Friday, December 08, 2006

Masters of Humdrum

I finally got up the patience to try the premiere episode of the second season of Showtime's Masters of Horror series. The episode, "Pelts" was Dario Argento's dreary interpretation of a minor F. Paul Wilson tale.

First off, it wasn't horror... but then, none of the first season of this series communicated any sense of horror. Instead, it was all gore and shock with no sophistication at all... but considering the fact that Argento's reputation is built on nothing else, I'm not surprised. Meat Loaf tried his best as the star of the piece, but there's a limit to what an actor can do with second-rate material that both literally and figuratively treats the actor as little more than meat.

But it got me thinking about the pathetic state of horror nowadays. Hardly any works that try to pass themselves off as horror truly convey a sense of foreboding, of dread, of alienation, of true fear that is an important part of true, legitimate horror. Shows like CSI have removed much of the shock value of gore, so pseudo-horror producers feel like they have to take gore and mayhem to the next level.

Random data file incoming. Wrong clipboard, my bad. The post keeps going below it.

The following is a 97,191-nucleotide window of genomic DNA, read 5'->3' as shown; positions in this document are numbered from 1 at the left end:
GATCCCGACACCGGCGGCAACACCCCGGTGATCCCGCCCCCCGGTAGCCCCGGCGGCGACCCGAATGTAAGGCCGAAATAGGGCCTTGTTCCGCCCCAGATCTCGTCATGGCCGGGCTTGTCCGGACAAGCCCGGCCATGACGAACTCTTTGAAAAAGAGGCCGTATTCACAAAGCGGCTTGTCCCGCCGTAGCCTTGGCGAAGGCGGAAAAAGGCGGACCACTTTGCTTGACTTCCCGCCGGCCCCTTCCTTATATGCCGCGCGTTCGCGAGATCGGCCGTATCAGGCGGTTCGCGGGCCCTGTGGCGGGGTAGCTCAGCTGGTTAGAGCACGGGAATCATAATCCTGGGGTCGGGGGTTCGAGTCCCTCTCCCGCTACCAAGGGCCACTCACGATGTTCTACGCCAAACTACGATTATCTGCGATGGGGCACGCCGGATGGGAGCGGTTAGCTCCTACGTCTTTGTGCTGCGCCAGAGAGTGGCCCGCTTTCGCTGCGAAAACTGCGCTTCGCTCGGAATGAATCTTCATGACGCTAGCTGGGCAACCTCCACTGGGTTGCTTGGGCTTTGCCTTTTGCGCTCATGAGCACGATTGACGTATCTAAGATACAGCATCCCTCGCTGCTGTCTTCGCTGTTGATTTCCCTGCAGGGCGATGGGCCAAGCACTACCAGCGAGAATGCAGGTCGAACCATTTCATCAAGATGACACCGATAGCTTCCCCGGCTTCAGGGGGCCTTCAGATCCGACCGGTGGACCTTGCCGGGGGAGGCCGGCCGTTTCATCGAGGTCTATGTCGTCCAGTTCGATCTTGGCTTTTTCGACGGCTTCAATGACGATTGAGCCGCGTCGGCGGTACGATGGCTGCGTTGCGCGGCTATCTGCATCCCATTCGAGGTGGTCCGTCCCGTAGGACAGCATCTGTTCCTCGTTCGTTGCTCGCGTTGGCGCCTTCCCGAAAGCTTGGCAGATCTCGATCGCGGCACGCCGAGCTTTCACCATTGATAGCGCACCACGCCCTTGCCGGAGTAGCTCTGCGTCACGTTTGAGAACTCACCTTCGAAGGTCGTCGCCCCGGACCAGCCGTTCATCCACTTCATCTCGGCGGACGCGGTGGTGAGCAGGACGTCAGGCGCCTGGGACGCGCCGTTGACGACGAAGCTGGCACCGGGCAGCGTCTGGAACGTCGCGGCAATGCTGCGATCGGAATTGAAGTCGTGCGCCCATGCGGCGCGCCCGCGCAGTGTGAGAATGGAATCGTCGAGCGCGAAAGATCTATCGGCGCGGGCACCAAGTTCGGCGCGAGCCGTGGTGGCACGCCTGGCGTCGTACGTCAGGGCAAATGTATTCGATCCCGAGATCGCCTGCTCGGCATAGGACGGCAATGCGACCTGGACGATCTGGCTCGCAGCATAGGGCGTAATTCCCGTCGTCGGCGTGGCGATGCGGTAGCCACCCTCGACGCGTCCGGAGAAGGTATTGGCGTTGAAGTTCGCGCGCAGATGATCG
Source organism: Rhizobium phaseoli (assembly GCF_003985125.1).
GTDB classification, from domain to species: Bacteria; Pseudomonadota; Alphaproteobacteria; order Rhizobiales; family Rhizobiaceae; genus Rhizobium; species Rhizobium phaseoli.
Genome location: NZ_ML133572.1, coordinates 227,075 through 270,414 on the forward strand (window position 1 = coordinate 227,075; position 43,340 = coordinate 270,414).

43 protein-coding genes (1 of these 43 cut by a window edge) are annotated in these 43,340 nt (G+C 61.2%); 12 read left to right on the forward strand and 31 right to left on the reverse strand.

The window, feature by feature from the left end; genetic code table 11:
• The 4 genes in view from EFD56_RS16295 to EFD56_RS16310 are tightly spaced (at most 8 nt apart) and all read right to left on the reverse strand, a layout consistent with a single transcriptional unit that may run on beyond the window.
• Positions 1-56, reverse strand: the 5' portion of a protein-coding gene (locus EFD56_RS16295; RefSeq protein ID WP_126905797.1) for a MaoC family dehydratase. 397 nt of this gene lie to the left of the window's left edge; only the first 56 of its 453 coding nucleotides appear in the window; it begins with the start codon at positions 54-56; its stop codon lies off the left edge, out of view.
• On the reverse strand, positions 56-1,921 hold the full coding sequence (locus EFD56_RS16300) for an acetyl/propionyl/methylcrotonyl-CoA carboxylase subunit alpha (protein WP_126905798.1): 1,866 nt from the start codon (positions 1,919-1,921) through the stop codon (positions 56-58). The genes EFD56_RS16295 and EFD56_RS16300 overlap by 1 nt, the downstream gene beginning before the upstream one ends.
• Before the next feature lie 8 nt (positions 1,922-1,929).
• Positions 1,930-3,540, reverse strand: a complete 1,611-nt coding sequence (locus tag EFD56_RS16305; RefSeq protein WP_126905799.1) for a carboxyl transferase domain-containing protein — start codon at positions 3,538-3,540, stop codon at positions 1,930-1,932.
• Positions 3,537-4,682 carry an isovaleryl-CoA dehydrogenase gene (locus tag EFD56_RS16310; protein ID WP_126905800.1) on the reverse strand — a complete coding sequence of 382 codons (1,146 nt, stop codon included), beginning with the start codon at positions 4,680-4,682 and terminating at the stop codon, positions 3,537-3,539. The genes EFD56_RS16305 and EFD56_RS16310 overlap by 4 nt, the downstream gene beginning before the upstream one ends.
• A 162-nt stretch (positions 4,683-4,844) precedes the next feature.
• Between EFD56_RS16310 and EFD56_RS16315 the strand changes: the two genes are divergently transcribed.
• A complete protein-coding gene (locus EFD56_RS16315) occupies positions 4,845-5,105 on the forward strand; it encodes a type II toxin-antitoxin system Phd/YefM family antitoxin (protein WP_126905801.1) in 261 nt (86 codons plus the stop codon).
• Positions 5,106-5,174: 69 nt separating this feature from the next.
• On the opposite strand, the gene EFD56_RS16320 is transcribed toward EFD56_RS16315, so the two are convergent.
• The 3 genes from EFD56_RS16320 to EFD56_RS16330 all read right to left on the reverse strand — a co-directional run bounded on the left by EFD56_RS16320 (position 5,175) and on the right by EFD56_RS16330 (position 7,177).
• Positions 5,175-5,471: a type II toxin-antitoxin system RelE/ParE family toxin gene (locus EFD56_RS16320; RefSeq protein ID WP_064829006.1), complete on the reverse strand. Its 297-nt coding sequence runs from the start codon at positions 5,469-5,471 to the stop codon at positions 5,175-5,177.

Shock is cheap, it's superficial, and it's easy. Horror is challenging, unpredictable, and complex. No wonder so many of these guys want to cinematically jump in front of you and say "boo!" rather than really giving you the creeps. And so long as there's a cinematic audience willing to put down some cash for not-so-grand guignol, filmmakers are going to keep churning out this drek, and writers are going to keep trying to pass off splatterpunk as the real thing.


Lanny said...

I'm finding some of the Japanese horror to be quite refreshing as it immediately steps away from the Western cliches at the outset due to the culture and traditions of the East.

The situations presented are unfamiliar to my western mind in the way a true horrific experience would be unfamiliar and not like something I had seen played out on the screen a hundred times.

Tredekka said...

Stephen King once said he tries to write terror, and if he can't manage that, then he writes horror, and if he can't do that, he just goes for the gross-out. Maybe the carnage we see these days is just a gross-out way to cop out on producing real terror. After all, horror isn't traditionally supposed to be popular during wartime; musicals are--so on a subconscious level, maybe the studios are keeping real horror at arm's length for commercial purposes.